As mentioned above, we mostly preferred unilateral reconstruction of the BCV, in case of the involvement by the disease. Several authors also suggested unilateral reconstruction.[15,20] In contrast, Shintani et al.[7] recommended bilateral BCV reconstruction owing to the higher thrombosis rate exceeding 50%, particularly in patients with unilateral left venous reconstruction. We did not observe thrombosis in the only patient with bilateral reconstruction in our study.

The mortality rate of SVC resection and reconstruction in mediastinal diseases is mostly reported to be ni,[5,7-9,12] but may be up to 8%.[2,10,11] The rate of mortality in this series was higher than the literature data (18%). Two of our patients died due to infection related causes, and one died due to sudden cardiac arrest. In our series, all mortalities were seen in the very early cases (Patients 1, 2, and 4). Older age was found to be a significant predictor of mortality (p<0.0001). Two of the three deceased patients received induction treatment, which was not a significant predictor of mortality. Morbidity rate has been reported to be between 6% to 33%.[2,5,7,8] In our series, 29% of the patients developed complications, commonly in those undergoing concomitant resections (p=0.05).

Spaggiari et al.[15] reported a median survival of 49 months in patients with mediastinal malignant tumors. The overall probability of survival in patients with mediastinal malignant diseases is 60% at three years,[5] and ranges between 45% to 63% at five years.[5,6,15] We obtained better results in our series and calculated a median survival of 57 months, while oneand three-year probabilities of survival were 83% and 74%, respectively.

This study has some limitations. Firstly, our study is a very recent study, thus most of our patients did not complet follow-up of five years. So, this prevented us to give five year probability of survival. Second limitation is that this study consisted of less patients, compared to studies given in Table 2. More comprehensive results can be obtained with prospectively designed future studies consisting of more patients. Therefore, this study is valuable since, as far as we know, this is first major study reflecting the results of SVC resection and reconstruction due to mediastinal diseases.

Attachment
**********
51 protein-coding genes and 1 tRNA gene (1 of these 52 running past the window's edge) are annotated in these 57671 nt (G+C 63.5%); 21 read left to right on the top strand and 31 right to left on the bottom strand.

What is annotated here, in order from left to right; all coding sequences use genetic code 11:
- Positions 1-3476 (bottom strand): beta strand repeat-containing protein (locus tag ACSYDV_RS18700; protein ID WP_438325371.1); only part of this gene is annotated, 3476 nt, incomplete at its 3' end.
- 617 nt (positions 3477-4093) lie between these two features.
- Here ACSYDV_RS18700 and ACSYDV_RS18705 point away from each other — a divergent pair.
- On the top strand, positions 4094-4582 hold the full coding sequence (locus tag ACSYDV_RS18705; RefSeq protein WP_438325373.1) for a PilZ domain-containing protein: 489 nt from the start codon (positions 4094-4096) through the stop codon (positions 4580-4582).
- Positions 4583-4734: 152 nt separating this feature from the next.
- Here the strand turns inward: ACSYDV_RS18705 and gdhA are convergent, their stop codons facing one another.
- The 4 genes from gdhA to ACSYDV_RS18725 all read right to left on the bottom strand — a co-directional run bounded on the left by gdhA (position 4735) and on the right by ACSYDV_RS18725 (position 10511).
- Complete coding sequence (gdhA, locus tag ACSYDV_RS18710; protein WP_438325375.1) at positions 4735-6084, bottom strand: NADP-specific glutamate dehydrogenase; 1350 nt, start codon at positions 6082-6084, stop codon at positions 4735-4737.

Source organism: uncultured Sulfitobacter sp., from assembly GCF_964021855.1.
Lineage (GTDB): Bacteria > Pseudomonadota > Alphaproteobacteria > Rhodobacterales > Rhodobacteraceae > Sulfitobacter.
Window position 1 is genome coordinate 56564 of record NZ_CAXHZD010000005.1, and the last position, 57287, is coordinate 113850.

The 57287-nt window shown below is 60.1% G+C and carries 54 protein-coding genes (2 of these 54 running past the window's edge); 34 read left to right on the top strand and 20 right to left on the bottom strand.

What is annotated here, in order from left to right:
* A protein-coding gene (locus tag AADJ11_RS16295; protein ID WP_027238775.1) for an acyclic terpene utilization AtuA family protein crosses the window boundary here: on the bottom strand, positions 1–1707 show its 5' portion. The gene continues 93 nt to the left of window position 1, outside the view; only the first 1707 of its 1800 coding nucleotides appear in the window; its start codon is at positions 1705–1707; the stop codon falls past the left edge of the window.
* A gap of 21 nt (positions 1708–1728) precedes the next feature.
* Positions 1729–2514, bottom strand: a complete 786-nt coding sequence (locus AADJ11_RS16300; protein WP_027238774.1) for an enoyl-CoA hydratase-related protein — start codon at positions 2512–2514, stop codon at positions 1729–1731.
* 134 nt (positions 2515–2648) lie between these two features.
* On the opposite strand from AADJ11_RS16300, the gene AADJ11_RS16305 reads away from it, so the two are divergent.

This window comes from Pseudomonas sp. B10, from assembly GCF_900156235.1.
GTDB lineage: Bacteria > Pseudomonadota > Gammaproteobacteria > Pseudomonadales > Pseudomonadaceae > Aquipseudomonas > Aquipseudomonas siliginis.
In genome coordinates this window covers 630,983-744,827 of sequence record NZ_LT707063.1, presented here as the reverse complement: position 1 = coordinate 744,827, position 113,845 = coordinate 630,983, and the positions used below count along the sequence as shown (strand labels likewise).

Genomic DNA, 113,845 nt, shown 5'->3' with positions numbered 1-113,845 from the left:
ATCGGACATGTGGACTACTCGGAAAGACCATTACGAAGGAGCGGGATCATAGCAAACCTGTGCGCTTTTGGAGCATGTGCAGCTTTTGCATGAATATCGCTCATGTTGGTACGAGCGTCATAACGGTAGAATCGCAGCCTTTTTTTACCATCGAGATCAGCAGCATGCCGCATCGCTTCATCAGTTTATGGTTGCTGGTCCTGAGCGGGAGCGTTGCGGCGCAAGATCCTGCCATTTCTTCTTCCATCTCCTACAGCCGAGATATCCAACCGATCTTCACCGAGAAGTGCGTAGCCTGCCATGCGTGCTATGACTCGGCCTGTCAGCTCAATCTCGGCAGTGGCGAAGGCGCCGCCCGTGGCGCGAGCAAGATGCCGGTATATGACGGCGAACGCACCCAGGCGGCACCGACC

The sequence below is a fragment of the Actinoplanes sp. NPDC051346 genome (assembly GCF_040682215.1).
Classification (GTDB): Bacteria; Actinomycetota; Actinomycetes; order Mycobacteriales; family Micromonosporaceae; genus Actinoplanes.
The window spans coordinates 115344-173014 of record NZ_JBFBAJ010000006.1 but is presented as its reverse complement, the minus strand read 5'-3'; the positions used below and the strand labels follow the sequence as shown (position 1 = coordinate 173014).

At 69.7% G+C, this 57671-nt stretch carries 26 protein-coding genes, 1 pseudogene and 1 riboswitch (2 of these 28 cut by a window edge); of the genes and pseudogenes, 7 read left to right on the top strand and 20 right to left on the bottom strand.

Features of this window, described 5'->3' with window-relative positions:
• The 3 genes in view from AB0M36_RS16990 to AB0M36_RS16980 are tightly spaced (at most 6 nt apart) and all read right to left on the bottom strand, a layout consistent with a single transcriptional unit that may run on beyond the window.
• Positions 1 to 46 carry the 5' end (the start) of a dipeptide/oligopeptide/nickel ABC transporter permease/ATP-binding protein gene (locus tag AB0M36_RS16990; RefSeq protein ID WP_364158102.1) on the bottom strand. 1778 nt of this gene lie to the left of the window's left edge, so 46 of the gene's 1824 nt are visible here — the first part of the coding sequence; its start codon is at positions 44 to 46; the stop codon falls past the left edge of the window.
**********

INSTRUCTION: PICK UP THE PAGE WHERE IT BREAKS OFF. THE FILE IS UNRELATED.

Table 2: Studies consisting of more than 10 patients undergoing superior vena cava resection and reconstruction due to mediastinal pathologies

In conclusion, our experience suggests that the need for SVC reconstruction should not be considered a contraindication for mediastinal pathologies in an otherwise curable patient, provided that a complete resection can be achieved. We believe that replacement of the SVC should be included in the therapeutic algorithm in selected patients with mediastinal diseases who have no other contraindications. Mortality rate may be increased in older patients, and the need for concomitant resections may cause a higher rate of morbidity. Patient selection and surgical experience are believed to affect the outcomes directly.

Declaration of conflicting interests
The authors declared no conflicts of interest with respect to the authorship and/or publication of this article.

Funding
The authors received no financial support for the research and/or authorship of this article.

References

1) Spaggiari L, Magdeleinat P, Kondo H, Thomas P, Leon ME, Rollet G, et al. Results of superior vena cava resection for lung cancer. Analysis of prognostic factors. Lung Cancer 2004;44:339-46.

2) Picquet J, Blin V, Dussaussoy C, Jousset Y, Papon X, Enon B. Surgical reconstruction of the superior vena cava system: indications and results. Surgery 2009;145:93-9.

3) Suzuki K, Asamura H, Watanabe S, Tsuchiya R. Combined resection of superior vena cava for lung carcinoma: prognostic significance of patterns of superior vena cava invasion. Ann Thorac Surg 2004;78:1184-9.

4) Shargall Y, de Perrot M, Keshavjee S, Darling G, Ginsberg R, Johnston M, et al. 15 years single center experience with surgical resection of the superior vena cava for non-small cell lung cancer. Lung Cancer 2004;45:357-63.